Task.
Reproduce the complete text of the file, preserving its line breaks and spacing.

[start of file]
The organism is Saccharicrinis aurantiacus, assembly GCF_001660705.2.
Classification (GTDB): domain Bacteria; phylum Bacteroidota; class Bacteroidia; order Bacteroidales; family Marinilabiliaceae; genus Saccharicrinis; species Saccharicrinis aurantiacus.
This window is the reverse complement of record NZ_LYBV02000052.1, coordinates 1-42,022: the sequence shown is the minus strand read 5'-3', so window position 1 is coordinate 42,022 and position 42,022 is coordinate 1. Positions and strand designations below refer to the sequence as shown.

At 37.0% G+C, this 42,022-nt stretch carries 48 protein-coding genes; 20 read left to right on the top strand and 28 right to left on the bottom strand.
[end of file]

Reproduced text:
The organism is Saccharicrinis aurantiacus, assembly GCF_001660705.2.
Classification (GTDB): domain Bacteria; phylum Bacteroidota; class Bacteroidia; order Bacteroidales; family Marinilabiliaceae; genus Saccharicrinis; species Saccharicrinis aurantiacus.
This window is the reverse complement of record NZ_LYBV02000052.1, coordinates 1-42,022: the sequence shown is the minus strand read 5'-3', so window position 1 is coordinate 42,022 and position 42,022 is coordinate 1. Positions and strand designations below refer to the sequence as shown.

At 37.0% G+C, this 42,022-nt stretch carries 48 protein-coding genes; 20 read left to right on the top strand and 28 right to left on the bottom strand.